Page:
The Annals of the Civil War Written by Leading Participants North and South (ed. Alexander Kelly McClure), A campaign with sharpshooters. (search)
atesmanship. The chain of earthworks around Petersburg was fifty miles in extent; being an effort, that fringe the lines from the Wilderness to Petersburg, and the thinned ranks they paraded on the lresulted in hurrying Hill's Corps forward to Petersburg, where its presence was greatly needed. When Petersburg was reached, the command was placed well on the right of the line, and the duties that of March, a movement was made on our left (Fort Stedman), which proved a failure. That very eveninore the enemy broke through the lines around Petersburg, they pushed up their skirmish line almost tHis headquarters were still established near Petersburg. On Saturday evening he left the front at Hssion from General Hill himself to return to Petersburg, and having ridden up the lines in company wldiery-quietly surrendered, and were sent to Petersburg in charge of three couriers. Accompanied onll, on reaching a point some four miles from Petersburg, on the plank road, they saw before them two[1 more...]
n, the answer to which is not very obvious. Petersburg, on the line of the railway leading south frrincipal resources. Why so vital a point as Petersburg at that time was, should have been left ungups which should have been ordered at once to Petersburg were kept in North Carolina doing little or nothing, while Pickett was left in Petersburg with merely a handful of men. Colonel Harrison continstood strongly urged their being hastened to Petersburg to support Pickett. But the danger to Peterhers beside General Pickett. A gentleman of Petersburg had, but a short time before the arrival of truth, he had no troops with which to defend Petersburg, and that the place would be captured unless of duty. As we passed beyond the limits of Petersburg, on the City Point road, we saw encamped on of the New York bar, who was at that time in Petersburg, and had joined us as a volunteer, was very But for this bold conception of Pickett's, Petersburg would have been occupied, Richmond isolated,[8 more...]
The Annals of the Civil War Written by Leading Participants North and South (ed. Alexander Kelly McClure), The battle of fleet Wood. (search)
ted the story of the war. During the last two years of the war no branch of the Army of the Potomac contributed so much to the overthrow of Lee's army as the cavalry, both that which operated in the Valley of Virginia and that which remained at Petersburg. But for the efficiency of this force, it is safe to say, that the war would have been indefinitely prolonged. From the time that the cavalry was concentrated into a corps under General Pleasonton, until the close of the war, a steady progrese night to a place of safety. Nor can Hampton's famous Cattle raid be passed over, where two thousand five hundred fat beeves were snatched from the guardianship of this same Federal cavalry, and safely conveyed within the Confederate lines at Petersburg, despite very vigorous efforts on the part of General Gregg himself, if I mistake not, for their recovery. No! No! The prestige of success did rest finally and forever with the Federal horsemen, but there were many bright days between times,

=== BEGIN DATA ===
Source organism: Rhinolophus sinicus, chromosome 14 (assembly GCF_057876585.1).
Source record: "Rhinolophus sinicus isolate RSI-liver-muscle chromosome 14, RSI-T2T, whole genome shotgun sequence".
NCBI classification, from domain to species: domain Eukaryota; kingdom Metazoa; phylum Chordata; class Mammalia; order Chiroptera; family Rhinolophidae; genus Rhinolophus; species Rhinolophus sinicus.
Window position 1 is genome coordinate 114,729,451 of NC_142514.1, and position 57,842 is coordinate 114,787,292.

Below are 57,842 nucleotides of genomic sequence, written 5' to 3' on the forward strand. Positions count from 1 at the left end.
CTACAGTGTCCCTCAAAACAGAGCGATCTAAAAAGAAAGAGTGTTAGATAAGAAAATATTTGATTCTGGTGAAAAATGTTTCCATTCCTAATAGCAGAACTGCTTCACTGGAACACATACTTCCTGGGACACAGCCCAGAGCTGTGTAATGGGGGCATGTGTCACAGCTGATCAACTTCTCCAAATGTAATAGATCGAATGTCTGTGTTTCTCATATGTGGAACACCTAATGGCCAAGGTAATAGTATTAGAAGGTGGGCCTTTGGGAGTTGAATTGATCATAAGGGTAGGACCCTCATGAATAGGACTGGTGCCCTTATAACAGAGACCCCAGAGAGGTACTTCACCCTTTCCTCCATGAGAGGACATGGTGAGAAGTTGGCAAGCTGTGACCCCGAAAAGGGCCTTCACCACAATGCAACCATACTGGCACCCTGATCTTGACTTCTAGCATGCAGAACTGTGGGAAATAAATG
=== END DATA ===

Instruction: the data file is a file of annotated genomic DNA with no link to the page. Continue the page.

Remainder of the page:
The Annals of the Civil War Written by Leading Participants North and South (ed. Alexander Kelly McClure), Confederate negro enlistments. (search)
Alister, and John was taken to Fort Lafayette, and kept prisoner for eight months, while every persuasion, and a hundred dollars a month wages, were offered him to enter the Federal service, but he continued staunch. In one of the battles near Petersburg, a slave in a Federal regiment saw his former young master on the field in danger. He threw down his musket, and ran to him and carried him into the Confederate ranks. There are repeated instances of negroes on the plantations concealing and castanet-wise, upon the pavements with the wooden soles of their huge and shapeless canvas shoes. Many a Richmond mother, as she heard the bacon-colored gangs clatter by her door, thought of her own ragged, half-starved boy in the trenches at Petersburg, and said to herself: If the cause demands him as food for powder, why not send out these for the Yankees to shoot at, also? Butler, at this very time, had ten thousand Virginia negroes at work cutting his Dutch Gap canal, about which the Ri